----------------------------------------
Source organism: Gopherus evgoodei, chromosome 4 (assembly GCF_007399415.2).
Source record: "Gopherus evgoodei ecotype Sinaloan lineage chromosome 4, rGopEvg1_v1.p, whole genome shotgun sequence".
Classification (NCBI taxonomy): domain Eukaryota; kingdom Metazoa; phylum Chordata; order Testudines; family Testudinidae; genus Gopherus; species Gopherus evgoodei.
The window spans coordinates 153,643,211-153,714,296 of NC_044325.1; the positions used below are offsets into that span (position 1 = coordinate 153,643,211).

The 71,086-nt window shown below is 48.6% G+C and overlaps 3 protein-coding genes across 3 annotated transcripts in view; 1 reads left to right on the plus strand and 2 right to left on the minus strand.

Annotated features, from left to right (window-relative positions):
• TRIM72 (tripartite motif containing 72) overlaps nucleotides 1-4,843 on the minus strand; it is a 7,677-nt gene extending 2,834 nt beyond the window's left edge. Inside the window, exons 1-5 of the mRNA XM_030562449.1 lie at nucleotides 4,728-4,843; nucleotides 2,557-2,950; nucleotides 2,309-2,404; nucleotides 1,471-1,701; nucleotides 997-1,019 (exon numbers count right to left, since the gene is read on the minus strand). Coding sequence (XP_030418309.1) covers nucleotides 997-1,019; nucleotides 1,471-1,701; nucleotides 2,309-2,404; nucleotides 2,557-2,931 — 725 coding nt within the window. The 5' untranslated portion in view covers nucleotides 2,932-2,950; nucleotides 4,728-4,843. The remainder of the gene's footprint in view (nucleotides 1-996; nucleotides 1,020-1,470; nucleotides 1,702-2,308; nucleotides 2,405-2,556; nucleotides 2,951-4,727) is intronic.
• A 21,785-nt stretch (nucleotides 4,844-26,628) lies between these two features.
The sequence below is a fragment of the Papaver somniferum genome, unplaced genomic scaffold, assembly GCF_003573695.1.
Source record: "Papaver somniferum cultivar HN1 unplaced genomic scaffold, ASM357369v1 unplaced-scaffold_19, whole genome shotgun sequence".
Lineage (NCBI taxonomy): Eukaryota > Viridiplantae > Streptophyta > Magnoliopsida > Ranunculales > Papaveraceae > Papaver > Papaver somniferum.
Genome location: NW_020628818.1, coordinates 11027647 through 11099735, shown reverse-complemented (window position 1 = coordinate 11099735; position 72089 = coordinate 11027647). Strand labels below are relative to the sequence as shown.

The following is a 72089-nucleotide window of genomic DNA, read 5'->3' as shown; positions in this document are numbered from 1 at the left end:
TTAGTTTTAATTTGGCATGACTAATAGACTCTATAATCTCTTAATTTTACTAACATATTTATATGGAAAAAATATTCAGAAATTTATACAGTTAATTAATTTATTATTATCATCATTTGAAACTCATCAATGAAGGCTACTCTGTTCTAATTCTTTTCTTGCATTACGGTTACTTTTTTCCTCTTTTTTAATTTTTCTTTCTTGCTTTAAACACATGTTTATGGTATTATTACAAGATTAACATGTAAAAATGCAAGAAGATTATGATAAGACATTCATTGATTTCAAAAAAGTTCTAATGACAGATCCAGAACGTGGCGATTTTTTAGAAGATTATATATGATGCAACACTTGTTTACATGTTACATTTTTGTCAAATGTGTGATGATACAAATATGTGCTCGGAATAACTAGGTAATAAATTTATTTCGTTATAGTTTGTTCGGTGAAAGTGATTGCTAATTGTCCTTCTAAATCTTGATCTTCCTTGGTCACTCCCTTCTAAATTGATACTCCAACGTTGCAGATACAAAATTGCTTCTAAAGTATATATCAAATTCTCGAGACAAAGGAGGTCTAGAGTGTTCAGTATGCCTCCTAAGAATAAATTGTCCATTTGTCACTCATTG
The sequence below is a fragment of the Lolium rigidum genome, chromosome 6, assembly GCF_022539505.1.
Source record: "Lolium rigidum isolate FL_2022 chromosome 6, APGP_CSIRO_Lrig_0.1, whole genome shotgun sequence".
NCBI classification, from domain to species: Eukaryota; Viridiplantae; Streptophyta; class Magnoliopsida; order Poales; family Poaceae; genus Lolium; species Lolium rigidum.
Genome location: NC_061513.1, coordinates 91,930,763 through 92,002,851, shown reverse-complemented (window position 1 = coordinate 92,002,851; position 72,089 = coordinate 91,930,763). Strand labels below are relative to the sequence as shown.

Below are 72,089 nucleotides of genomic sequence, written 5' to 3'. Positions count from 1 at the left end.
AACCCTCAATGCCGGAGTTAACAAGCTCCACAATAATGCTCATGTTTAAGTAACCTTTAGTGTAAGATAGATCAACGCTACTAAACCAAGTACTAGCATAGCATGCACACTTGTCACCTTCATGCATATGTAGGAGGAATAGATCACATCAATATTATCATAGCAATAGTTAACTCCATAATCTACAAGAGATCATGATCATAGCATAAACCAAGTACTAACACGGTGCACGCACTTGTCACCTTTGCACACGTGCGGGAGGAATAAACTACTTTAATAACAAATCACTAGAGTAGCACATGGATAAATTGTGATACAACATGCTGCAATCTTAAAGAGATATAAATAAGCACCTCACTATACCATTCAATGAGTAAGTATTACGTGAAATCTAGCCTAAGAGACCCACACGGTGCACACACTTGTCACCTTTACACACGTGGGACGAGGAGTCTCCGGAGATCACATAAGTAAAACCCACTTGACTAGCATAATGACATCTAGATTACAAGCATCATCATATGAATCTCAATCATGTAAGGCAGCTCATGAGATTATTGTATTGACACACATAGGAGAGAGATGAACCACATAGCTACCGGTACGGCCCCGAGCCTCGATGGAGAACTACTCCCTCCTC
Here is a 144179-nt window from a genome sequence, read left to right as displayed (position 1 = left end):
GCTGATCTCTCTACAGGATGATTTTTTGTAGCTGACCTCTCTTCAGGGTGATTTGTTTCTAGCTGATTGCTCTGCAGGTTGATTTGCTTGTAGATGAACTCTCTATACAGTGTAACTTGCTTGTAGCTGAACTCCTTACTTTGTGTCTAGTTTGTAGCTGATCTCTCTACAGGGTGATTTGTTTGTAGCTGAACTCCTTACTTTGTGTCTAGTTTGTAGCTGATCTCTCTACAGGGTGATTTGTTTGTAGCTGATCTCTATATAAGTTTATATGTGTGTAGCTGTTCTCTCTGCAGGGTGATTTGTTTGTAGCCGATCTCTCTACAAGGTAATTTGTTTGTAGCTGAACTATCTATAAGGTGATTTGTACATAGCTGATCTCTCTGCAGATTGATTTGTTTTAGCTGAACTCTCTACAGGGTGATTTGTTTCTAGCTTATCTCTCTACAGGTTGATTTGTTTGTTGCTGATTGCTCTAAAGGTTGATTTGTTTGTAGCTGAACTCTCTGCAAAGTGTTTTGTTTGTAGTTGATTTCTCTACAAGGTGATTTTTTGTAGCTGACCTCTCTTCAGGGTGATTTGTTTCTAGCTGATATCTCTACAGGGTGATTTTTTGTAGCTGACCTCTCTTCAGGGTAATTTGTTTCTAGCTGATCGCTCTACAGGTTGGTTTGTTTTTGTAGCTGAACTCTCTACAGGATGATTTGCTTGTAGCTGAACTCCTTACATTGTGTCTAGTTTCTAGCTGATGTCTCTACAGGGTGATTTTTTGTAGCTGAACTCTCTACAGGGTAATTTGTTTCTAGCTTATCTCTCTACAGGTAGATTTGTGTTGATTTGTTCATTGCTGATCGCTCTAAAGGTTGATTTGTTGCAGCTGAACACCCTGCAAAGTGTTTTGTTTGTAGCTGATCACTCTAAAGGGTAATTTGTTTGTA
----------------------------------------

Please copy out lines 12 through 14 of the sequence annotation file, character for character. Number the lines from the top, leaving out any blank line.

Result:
Genome location: NW_020628818.1, coordinates 11027647 through 11099735, shown reverse-complemented (window position 1 = coordinate 11099735; position 72089 = coordinate 11027647). Strand labels below are relative to the sequence as shown.

The following is a 72089-nucleotide window of genomic DNA, read 5'->3' as shown; positions in this document are numbered from 1 at the left end:
TTAGTTTTAATTTGGCATGACTAATAGACTCTATAATCTCTTAATTTTACTAACATATTTATATGGAAAAAATATTCAGAAATTTATACAGTTAATTAATTTATTATTATCATCATTTGAAACTCATCAATGAAGGCTACTCTGTTCTAATTCTTTTCTTGCATTACGGTTACTTTTTTCCTCTTTTTTAATTTTTCTTTCTTGCTTTAAACACATGTTTATGGTATTATTACAAGATTAACATGTAAAAATGCAAGAAGATTATGATAAGACATTCATTGATTTCAAAAAAGTTCTAATGACAGATCCAGAACGTGGCGATTTTTTAGAAGATTATATATGATGCAACACTTGTTTACATGTTACATTTTTGTCAAATGTGTGATGATACAAATATGTGCTCGGAATAACTAGGTAATAAATTTATTTCGTTATAGTTTGTTCGGTGAAAGTGATTGCTAATTGTCCTTCTAAATCTTGATCTTCCTTGGTCACTCCCTTCTAAATTGATACTCCAACGTTGCAGATACAAAATTGCTTCTAAAGTATATATCAAATTCTCGAGACAAAGGAGGTCTAGAGTGTTCAGTATGCCTCCTAAGAATAAATTGTCCATTTGTCACTCATTG